Ontario Arbitrators Issue New Awards on Employer COVID-19 Vaccine Mandates

Early in June, Arbitrator Stewart upheld Alectra Utilities Corporation’s COVID-19 vaccination policy. Days later, Arbitrator Nairn rendered FCA Canada Inc.’s vaccination policy to be of no force or effect. Are these decisions as inconsistent as they seem?

Alectra Utilities Corporation v Power Workers’ Union

On June 9, 2022 Arbitrator Susan Stewart upheld Alectra Utilities Corporation’s vaccination policy, which required all employees to provide confirmation of vaccination status.

Under the policy, proof of “full vaccination” was described as two doses of a two-dose vaccine series or one dose of a single-dose vaccine. Unvaccinated employees in positions requiring work attendance were placed on unpaid leave, but they retained their benefits. There were also eight unvaccinated employees working remotely who did not have any disruption to their employment, as they simply continued to work remotely. However, Alectra recently began transitioning remote workers back to the physical workplace, meaning they would also need to show proof of vaccination.

Arbitrator Stewart held that the policy was reasonable. She noted that, even though other employers have rescinded their mandatory policies, public health standards have relaxed, and there is a high level of vaccination in the Alectra workplace, the pandemic remains a matter of ongoing concern. As a result, Alectra’s decision to maintain the vaccine policy could not be characterized as unreasonable at this point.

Accordingly, Arbitrator Stewart held that:

  • Unvaccinated employees currently on unpaid leave will need to maintain this status, at least for the time being.
  • Employees working remotely may now be “subject to the prospect” of an unpaid leave in accordance with the policy. While the union argued these employees could simply continue working remotely, the arbitrator held that Alectra’s decision to gradually return employees to the workplace was understandable and “entirely accords with the practices of responsible employers across the province.” Further, “an employer’s assessment as to how work is most efficiently and effectively conducted is a critical management prerogative.”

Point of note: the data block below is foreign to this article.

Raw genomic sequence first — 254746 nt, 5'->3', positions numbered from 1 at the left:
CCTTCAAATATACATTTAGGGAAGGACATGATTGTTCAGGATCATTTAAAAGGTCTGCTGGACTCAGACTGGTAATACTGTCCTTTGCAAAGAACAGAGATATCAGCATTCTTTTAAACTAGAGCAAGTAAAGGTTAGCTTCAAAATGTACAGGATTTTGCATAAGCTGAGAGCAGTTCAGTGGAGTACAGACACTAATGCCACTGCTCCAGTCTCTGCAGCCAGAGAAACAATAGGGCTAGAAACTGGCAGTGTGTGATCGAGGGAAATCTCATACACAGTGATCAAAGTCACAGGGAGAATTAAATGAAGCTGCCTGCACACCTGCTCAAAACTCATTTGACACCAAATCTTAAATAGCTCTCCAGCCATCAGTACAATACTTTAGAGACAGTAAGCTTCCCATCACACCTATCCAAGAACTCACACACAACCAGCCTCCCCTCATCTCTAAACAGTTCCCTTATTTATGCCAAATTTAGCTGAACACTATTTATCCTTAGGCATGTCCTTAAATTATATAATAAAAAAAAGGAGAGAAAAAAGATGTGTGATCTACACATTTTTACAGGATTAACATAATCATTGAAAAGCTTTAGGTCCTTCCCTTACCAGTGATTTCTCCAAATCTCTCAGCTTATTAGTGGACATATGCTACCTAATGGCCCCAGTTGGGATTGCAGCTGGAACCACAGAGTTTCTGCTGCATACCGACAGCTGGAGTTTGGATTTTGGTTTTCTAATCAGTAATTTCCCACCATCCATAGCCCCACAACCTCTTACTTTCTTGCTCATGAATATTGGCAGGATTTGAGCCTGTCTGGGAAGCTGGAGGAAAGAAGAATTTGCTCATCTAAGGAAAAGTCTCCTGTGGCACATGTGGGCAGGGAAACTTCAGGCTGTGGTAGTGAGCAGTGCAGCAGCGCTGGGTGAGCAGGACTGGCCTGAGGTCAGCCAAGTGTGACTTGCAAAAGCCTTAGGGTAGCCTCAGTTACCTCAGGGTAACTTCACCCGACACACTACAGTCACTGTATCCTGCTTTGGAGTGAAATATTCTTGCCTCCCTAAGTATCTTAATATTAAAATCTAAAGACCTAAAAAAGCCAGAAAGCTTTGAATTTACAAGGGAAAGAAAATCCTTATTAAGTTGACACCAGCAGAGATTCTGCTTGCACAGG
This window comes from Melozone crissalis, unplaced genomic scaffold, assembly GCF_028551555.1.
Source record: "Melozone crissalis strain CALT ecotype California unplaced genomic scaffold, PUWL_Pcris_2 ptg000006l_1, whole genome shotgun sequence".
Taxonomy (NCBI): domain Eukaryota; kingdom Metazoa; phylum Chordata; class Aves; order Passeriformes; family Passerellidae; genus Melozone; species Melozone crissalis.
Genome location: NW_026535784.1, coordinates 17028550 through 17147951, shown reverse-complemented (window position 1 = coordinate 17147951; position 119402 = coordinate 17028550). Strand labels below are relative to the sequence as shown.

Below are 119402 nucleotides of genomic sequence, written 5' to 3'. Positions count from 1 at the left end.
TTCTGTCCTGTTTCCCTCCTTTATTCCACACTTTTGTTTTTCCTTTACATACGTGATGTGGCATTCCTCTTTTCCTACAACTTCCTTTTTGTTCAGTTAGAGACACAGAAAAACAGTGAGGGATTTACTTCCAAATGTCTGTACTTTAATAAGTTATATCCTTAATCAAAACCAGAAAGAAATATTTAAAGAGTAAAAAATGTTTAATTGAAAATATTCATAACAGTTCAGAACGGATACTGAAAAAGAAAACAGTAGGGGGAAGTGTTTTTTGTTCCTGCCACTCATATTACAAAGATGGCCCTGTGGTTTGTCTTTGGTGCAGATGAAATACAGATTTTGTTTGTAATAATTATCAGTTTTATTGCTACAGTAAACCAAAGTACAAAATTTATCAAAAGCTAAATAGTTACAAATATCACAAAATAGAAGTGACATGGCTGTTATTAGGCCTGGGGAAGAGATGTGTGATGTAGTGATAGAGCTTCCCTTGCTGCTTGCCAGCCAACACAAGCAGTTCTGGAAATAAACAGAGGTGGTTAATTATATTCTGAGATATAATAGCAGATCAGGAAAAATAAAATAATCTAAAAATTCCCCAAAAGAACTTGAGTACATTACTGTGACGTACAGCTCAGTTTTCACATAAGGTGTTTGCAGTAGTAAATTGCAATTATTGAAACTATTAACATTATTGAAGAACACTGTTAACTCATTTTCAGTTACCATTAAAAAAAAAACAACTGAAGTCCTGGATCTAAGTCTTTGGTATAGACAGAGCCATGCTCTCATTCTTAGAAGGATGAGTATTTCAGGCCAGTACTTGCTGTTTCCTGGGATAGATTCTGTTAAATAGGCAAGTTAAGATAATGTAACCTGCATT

Arbitrator Stewart also highlighted that an important aspect of Alectra’s policy – one of the “hallmarks of its reasonableness” – was that it expressly contemplated that the policy may be amended as relevant circumstances change. She also noted that Alectra appeared to welcome the prospect of reintegrating unvaccinated employees into its workforce in due course.

FCA Canada Inc. v Unifor, Locals 195, 444, 1285

The following week, on June 17, 2022, Arbitrator Marilyn Nairn released a decision declaring FCA Canada Inc.’s vaccination policy to be of no force or effect as of June 25, 2022.

FCA Canada, a subsidiary of Stellantis N.V., implemented the vaccine policy on a national basis for all Stellantis sites, including manufacturing/assembly operations, parts distribution warehouses, business centres, and offices. The policy stated that employees not fully vaccinated would be placed on an unpaid leave of absence.

Arbitrator Nairn held that the policy was reasonable when introduced, and has remained reasonable. FCA Canada followed public health advice in implementing the policy, and a testing regime was not a reasonable alternative to vaccination. The terms of the policy also appropriately addressed the handling of employees’ vaccine status information and recognized the duty to accommodate legitimate exemptions.

Nevertheless, the policy will no longer be reasonable and of no force or effect as of June 25, 2022, because the mandate was defined only as requiring two doses (of a two-dose vaccine). The arbitrator pointed to recent evidence that such a mandate had “waning efficacy” and that there is only a “negligible difference” between having two doses of the vaccine and being unvaccinated.

The arbitrator also noted that FCA Canada’s policy did not include a periodic review, and that it would be prudent to do so in order to respond to changing circumstances.

Key Take-Away for Employers

Both of these new arbitral awards underscore the value of an employer regularly reviewing their vaccination mandates. In light of the rapidly evolving circumstances around the pandemic and corresponding public health guidance, employers should periodically revisit their policies to ensure they remain reasonable and defensible.

If you have any questions about this topic or any other questions relating to workplace law, please do not hesitate to contact a Mathews Dinsdale lawyer.

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